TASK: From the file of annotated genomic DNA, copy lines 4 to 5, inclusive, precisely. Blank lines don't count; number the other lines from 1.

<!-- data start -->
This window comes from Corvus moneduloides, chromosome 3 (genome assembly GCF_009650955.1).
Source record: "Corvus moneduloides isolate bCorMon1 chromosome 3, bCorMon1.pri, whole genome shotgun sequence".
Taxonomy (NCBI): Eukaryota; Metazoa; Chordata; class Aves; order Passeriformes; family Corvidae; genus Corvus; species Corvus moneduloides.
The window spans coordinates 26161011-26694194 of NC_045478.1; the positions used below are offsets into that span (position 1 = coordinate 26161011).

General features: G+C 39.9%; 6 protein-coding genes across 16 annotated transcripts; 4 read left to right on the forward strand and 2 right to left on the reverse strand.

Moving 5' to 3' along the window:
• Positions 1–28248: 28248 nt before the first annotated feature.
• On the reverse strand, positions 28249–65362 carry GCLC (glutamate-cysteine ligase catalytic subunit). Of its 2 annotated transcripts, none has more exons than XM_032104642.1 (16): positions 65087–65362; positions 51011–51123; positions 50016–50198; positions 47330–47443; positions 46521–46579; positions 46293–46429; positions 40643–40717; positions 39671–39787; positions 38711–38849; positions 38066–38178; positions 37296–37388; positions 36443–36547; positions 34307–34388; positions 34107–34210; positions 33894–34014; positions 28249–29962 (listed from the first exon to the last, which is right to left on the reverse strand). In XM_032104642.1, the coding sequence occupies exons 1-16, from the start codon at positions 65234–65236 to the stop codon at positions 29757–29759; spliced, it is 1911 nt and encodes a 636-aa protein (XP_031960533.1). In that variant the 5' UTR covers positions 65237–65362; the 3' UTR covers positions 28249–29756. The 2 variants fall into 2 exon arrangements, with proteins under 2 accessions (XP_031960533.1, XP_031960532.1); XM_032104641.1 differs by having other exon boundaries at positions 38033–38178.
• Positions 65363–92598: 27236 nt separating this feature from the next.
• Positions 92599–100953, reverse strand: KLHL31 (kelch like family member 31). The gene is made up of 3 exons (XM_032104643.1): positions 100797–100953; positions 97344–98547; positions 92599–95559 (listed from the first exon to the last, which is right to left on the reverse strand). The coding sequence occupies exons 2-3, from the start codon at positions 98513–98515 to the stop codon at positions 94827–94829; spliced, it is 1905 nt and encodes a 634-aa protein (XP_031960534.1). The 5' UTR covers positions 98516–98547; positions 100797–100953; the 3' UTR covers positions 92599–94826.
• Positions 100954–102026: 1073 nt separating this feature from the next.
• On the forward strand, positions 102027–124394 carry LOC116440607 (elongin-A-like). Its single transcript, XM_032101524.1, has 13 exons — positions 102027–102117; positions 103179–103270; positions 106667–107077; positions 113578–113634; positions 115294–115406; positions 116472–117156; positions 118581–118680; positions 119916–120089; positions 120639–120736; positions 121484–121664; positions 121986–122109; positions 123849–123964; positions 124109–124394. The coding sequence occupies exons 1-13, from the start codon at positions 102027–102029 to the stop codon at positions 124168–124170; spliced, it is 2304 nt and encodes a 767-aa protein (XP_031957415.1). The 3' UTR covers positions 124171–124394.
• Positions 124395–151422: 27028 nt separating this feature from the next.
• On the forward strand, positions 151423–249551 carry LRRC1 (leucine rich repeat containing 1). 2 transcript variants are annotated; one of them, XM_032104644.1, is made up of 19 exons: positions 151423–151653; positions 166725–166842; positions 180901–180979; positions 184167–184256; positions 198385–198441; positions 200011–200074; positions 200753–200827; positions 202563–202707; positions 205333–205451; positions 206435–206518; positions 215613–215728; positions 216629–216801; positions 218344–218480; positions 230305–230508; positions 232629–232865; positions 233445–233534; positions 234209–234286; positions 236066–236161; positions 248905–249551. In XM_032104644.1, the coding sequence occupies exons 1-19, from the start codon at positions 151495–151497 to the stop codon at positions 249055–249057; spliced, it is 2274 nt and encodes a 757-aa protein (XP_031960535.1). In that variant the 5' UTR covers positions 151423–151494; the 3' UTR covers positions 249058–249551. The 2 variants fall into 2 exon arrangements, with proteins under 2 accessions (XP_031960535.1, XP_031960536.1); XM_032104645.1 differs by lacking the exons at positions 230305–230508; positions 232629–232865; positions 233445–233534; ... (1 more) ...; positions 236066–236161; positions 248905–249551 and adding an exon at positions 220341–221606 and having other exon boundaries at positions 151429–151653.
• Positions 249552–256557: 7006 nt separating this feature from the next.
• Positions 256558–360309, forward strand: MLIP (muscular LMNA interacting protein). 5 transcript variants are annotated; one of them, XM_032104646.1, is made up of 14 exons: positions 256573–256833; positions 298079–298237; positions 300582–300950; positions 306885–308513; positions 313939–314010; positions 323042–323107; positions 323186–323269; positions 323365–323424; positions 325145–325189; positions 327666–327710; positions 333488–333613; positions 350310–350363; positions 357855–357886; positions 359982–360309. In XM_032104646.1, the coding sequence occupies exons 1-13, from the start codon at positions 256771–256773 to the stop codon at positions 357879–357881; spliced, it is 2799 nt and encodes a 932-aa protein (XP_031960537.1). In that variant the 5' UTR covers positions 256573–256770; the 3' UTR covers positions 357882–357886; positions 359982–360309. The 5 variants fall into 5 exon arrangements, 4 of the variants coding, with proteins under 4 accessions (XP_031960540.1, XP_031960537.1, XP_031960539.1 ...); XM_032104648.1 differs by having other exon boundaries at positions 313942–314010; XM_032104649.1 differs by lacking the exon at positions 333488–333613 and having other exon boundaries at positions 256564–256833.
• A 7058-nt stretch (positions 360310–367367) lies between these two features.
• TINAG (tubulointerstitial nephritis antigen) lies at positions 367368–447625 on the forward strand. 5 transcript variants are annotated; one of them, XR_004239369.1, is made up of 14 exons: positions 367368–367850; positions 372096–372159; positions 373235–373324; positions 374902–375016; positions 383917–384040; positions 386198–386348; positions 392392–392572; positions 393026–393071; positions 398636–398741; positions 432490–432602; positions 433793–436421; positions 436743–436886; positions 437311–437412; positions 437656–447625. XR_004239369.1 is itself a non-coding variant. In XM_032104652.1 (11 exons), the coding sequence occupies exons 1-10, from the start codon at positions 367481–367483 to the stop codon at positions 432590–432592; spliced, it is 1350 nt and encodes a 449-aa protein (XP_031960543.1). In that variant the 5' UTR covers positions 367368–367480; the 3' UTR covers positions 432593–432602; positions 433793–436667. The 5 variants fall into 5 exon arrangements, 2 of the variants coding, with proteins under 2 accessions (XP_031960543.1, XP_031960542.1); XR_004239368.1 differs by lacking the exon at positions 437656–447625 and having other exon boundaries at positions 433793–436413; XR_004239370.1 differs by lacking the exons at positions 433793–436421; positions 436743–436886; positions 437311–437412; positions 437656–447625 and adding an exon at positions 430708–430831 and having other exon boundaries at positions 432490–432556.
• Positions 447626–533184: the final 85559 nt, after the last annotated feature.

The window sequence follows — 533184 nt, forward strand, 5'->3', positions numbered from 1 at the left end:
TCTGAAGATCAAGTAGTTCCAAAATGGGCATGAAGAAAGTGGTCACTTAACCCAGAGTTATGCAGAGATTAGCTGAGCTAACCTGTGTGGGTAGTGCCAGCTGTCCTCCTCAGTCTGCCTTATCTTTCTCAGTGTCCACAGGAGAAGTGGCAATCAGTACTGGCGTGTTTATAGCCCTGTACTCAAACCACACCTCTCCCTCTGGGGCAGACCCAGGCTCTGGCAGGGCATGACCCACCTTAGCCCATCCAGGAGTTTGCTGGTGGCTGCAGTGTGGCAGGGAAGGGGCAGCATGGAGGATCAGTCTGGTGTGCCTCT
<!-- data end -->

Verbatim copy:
The window spans coordinates 26161011-26694194 of NC_045478.1; the positions used below are offsets into that span (position 1 = coordinate 26161011).

General features: G+C 39.9%; 6 protein-coding genes across 16 annotated transcripts; 4 read left to right on the forward strand and 2 right to left on the reverse strand.